Does this matter?

I feel like I've gone on a bit, and if you feel like that too then I apologise. After all, the usability community in Drupal is healthy and growing. People are starting to take usability seriously. But I feel like there's still no UX standards to point to, with the same weight and depth as the coding standards. Talk is silver; code is gold; UX is presumably 24-carat meh. There are still no easy ways of sharing usable interface patterns as easily as one might share patches. Usability is still a teenager, and it's easy to freeze it out of the conversation it in favour of adults talking about established technical preferences. Usability needs cultivating, and the user's behaviour needs to be king, whatever comparisons that user might make. We're right to worry about Wordpress, but that's a good sign! It means that Drupal is doing something right. It's worrying about the user.

Maybe, returning to the original blogpost, "the time is right for Drupal products." I'm happy to agree with that. Featurization and ease of deployment certainly suggest that productization will swiftly follow. But that has nothing whatsoever to do with the usability talks. It really won't solve the fundamental problems that Jen's talk tried to address.

One thing she said really stuck with me; as a developer, I took note. Well, I took lots of notes, but here's what stood out for me:

"Wordpress is behind us, but they can move fast, and they're looking at us."

With version 3.0, Wordpress quietly turned itself into a CMS. Maybe they saw fields were working well for Drupal, and thought: we'll have that. "It's simple but it'll do: let's ship!" Bang. Instant easy CMS. Usable too.

That's the point, in the end. Usability is not a nice-to-have. It's the canary in the cage, the indicator species: when usability suffers, it's telling you about lots of other attitudes that lead to the user being made unhappy. Whereas Wordpress emphasizes usability; it's friendly to the user out of the box; with things rich-text editing that the user wants to have without any issues; with straightforward media management; and with upgrade methods so simple they're frightening.

Drupal? Drupal's a brilliant, smart, well-oiled, massively functional framework (it's far more fun to develop with than Wordpress.) It's a CMS, except when it's not (but when it's not, it's still a rich seam for developers to mine.) It's still tricky for newbies to install (but developers learn the tricks.) Image handling is odd, and if you pick the wrong method early on you're in for a lot of pain later (but developers know which one to pick.) Upgrading modules is not a one-click experience (unless you're a developer and you've played with drush.)

Yet with all that in mind, here's a question. If you'd never heard of Drupal or Wordpress before, and you were 90% of the internet, rather than a developer; if you were the same sort of user as a client's marketing guy, who's never written a line of PHP in his life; based on the experience of trying to get each of them up and running yourself, which would you choose? Apple or orange?

BarCamp Transparency and Oxford Code Jam

This town is geek enough for all of us.

Almost certainly no progress on those copious and comprehensive notes about BarCamp Oxford this side of Easter. But it's worth mentioning two offshoots from the weekend's discussions that look set to become big events in their own rights.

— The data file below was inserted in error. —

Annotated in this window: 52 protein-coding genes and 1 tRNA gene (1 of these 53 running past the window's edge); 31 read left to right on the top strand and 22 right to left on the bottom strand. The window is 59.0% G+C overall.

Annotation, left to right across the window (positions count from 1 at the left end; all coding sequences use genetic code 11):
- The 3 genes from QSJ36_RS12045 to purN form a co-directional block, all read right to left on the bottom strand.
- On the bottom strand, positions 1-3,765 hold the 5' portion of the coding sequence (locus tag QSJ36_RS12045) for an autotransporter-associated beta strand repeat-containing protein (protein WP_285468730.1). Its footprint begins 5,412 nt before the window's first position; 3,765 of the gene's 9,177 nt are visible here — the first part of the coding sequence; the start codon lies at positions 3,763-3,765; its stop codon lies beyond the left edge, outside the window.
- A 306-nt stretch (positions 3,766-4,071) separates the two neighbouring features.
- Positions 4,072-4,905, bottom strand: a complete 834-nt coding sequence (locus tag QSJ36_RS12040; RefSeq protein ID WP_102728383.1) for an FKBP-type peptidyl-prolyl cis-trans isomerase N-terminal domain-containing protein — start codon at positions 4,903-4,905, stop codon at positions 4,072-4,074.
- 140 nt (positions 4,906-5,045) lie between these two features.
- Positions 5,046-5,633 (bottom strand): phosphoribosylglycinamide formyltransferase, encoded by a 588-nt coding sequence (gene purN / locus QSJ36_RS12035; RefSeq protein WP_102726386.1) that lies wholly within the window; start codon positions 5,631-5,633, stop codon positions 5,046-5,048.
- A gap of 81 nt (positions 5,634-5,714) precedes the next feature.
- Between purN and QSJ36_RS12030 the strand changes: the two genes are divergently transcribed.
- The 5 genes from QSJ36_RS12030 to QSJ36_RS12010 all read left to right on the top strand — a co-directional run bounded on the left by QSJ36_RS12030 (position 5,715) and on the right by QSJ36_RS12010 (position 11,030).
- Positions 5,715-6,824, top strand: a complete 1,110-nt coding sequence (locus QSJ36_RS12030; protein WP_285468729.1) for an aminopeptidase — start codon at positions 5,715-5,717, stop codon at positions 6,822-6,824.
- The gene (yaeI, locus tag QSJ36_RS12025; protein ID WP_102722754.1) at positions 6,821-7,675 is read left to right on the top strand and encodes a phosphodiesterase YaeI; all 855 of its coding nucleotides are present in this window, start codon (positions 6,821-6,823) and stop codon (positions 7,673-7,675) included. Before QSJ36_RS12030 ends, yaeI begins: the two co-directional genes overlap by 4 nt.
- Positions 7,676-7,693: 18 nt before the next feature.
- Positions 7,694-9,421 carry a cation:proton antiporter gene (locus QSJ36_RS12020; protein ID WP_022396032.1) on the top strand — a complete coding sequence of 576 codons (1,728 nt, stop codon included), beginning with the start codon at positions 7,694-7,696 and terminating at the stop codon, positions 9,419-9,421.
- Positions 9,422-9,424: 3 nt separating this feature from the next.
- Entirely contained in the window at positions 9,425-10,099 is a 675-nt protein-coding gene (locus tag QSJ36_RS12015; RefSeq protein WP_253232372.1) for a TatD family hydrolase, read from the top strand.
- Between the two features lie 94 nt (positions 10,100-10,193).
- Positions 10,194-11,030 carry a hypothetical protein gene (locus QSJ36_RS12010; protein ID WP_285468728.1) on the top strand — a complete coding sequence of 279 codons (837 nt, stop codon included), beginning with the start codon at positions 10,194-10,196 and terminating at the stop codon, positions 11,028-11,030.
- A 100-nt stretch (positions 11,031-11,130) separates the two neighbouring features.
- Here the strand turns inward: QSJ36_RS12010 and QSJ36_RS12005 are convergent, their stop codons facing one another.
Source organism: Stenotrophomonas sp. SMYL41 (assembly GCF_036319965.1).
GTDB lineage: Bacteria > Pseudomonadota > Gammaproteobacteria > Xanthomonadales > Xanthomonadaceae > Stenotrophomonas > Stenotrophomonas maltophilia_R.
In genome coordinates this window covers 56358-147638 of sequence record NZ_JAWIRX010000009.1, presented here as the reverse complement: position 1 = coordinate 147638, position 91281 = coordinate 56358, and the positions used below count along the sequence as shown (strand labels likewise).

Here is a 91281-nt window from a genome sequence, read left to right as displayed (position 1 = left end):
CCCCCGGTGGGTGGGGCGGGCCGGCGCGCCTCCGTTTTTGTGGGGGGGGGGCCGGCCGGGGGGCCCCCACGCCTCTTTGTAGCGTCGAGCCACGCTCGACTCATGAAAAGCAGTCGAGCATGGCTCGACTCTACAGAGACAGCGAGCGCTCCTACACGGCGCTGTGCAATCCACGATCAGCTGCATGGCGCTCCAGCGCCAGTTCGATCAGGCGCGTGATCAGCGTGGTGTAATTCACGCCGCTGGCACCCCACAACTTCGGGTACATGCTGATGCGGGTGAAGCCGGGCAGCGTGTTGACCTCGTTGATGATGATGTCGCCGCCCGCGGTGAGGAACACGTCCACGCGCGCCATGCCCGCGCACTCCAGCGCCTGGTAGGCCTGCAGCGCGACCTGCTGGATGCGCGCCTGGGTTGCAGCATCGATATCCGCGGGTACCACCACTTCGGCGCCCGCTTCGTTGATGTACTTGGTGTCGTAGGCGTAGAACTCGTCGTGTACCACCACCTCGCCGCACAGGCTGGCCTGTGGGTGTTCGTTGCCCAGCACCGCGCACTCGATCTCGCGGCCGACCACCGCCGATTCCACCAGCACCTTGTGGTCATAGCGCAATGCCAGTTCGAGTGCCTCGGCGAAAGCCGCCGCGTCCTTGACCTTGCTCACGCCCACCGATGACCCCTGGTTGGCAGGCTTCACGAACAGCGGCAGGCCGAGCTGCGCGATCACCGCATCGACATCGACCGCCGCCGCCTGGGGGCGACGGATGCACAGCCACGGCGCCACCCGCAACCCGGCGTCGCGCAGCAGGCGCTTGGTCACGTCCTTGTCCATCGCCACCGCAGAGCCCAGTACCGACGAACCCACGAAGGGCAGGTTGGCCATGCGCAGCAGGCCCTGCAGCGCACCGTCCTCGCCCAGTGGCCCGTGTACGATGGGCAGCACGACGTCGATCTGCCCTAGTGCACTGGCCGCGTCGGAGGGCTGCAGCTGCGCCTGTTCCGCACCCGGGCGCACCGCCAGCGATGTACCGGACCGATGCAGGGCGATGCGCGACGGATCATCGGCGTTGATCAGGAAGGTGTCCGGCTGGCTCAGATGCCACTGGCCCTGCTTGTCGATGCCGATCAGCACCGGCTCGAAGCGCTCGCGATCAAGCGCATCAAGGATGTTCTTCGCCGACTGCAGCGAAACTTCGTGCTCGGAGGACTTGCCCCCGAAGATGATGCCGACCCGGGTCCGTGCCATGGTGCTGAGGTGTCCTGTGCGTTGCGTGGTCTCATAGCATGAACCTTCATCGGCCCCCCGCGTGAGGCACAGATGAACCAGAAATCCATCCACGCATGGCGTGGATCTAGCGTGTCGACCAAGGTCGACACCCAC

Sylwia Presley, Ben Werdmuller, Marcus Povey and others are beginning to organize a Transparency BarCamp, to talk about the ethics of social media and web 2.0, Open Government and individual freedom, and even topics like cyber-activism. Meanwhile another group, including the likes of Matt Thorne and Oleg Lavrovsky, is hoping to try their collective hand at Oxford geek jams, collaborative all-day coding events.

The local geek community---most obvious to me personally at the Oxford geek nights of course, but to others through the Oxford Flickr Group or the Agile Oxtremists---has always been strong and supportive, but in quite a slow-burning way. Suddenly it's like someone's given those flames some air, and the Oxford geek/social scene has warmed up. It feels great.

Playing with Django: a fretless experience

I've been trying for twenty minutes to shoehorn a joke about Grappelling into this excerpt.

Django continues to gather momentum towards its imminent 1.0 release. The 1.0 beta 1 is out; the developer documentation has been refactored; it already places nicely with Python's powerful debugging and logging tools; indeed, all is proceeding according to the roadmap, more or less. James Turnbull will be speaking about Django 1.0 at the eighth Oxford Geek Night this Wednesday, and it looks like he's got plenty of triumphs to bulletpoint for us.

An Oxford Django sprint had been mooted for this weekend. I didn't hear much more about it, but to be honest I had the great opportunity to actually have my own sprint---against 1.0b1---in work this week, working on a fast-turnaround project. I definitely felt performance improvements, especially when running unit tests. It was also lovely to work on my first internationalized/localized site and to find that it was just a question of dropping in certain bits of middleware to make it work across six languages. We didn't have any translations in place, but I clicked on "Polszczyzna" expecting bugger-all to happen and then suddenly realised that the English-language link read "Anglieski." It's characteristic of Python's (and Django's) refreshingly plastic and just-works behaviour. Magic.